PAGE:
Through the appropriation of visual technology and of the phonetic Latin alphabet in the transcription of indigenous languages, new generations of indigenous people from the Americas have been re-examining and interrogating the complexities of indigenous identities from "within" their cultural constructs. In so doing, they have been shaping new narratives of adaptation and survival informed by local, indigenous ways of looking at the world that provide critical responses to the homogenizing forces of national and global rhetoric. Most importantly, their works aim to acknowledge the existence and participation of indigenous peoples in today's societies, thus dismantling the colonial legacy of stereotyping that has confined communities, tribes and individuals alike to a remote past. In particular, the works by indigenous writers, intellectuals and community videomakers (both indigenous and non-indigenous) from Oaxaca, Mexico, put forward creative ways to conceive and to know individual and communal identities that cannot be understood outside specific ancient notions of territoriality. Although some of Mexico's most progressive thinkers of the past and current centuries portend an intellectual sensitivity that has become more self-examining and critical of the construction of a homogenous Mexican nation, the work of "grassroots" cultural producers provides us with a deeper understanding of the theoretical potential of "community" organic intellectualism. In light of the personal and collective engagement entailed in the reproduction of knowledge, languages, oral traditions, and relationships with the cosmos, these narratives constitute tools to re/member, that is to say recall and put together again, indigenous identities. At the same time, the indefinite, partial quality of the images reflected on the mirror (a metaphor for culture) remind us that tradition is not the still picture of a blurred, edenic past, but an ever-changing reality where people make sense of their lives and times. The written and visual narratives under examination demonstrate that, besides fostering cultural diversity and the circulation of aesthetic, and political agendas, critical negotiations between traditional cultural values and "western" means of production are crucial to community cohesion and to the validation of local, pedagogical strategies.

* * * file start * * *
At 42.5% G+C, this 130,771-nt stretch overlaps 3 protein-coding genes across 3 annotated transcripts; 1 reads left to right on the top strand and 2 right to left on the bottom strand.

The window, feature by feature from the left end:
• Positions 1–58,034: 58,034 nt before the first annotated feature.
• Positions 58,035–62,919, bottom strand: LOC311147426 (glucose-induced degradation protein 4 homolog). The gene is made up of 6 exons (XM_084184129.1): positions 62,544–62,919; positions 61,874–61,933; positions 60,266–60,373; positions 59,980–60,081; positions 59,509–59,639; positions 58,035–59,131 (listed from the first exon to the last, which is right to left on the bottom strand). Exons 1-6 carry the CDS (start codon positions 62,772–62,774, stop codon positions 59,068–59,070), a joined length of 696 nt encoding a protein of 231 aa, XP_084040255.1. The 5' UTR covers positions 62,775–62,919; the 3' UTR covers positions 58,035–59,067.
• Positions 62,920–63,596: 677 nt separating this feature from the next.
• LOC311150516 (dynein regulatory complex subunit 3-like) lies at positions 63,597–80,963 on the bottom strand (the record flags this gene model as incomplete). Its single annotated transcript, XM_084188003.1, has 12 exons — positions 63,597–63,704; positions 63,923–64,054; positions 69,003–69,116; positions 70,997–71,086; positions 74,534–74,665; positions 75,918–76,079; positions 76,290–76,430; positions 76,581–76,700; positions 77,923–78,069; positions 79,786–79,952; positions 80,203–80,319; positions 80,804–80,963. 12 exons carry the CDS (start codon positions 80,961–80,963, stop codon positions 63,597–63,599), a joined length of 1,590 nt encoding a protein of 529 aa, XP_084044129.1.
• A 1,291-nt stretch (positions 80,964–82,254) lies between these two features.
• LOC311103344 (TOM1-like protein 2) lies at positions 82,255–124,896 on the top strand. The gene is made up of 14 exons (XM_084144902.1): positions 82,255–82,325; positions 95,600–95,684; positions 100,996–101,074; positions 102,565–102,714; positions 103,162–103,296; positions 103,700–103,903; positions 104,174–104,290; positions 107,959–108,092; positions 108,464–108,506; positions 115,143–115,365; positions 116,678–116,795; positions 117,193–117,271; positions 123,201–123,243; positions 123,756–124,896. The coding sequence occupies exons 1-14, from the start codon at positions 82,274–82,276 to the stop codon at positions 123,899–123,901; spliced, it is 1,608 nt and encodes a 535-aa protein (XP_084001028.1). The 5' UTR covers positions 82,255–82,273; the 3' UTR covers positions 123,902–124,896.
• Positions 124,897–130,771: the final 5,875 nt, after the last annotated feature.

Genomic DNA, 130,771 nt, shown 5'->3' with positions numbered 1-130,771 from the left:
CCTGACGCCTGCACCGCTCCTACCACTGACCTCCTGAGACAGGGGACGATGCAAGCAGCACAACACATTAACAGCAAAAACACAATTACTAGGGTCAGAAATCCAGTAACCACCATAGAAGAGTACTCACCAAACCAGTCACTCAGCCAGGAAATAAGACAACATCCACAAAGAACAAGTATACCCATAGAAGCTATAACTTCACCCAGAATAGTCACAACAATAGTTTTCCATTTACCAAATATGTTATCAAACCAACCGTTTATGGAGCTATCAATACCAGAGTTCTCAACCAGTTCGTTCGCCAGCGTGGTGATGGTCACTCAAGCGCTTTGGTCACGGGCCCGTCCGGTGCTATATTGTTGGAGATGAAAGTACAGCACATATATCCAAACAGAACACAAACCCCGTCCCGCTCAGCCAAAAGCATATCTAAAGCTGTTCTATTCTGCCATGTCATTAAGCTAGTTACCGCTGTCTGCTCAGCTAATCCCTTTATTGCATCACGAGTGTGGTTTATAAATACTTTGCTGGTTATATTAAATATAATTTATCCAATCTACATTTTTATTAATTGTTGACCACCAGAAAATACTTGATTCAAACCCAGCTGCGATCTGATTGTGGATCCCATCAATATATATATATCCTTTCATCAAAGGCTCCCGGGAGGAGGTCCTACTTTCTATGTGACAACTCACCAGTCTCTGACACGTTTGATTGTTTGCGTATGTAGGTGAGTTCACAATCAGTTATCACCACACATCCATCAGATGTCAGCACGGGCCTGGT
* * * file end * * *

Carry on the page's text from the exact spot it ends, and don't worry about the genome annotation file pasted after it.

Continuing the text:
|School:||University of California, Davis|
|School Location:||United States -- California|
|Source:||DAI-A 69/09, Dissertation Abstracts International|
|Subjects:||Latin American literature, Cultural anthropology, Native American studies|
|Keywords:||Community videomaking, Indigenous, Indigenous epistemologies, Indigenous literature, Mexico, Oaxaca, Oaxaca indigenous people, Self-representation, Territorial identity, Visual narratives|
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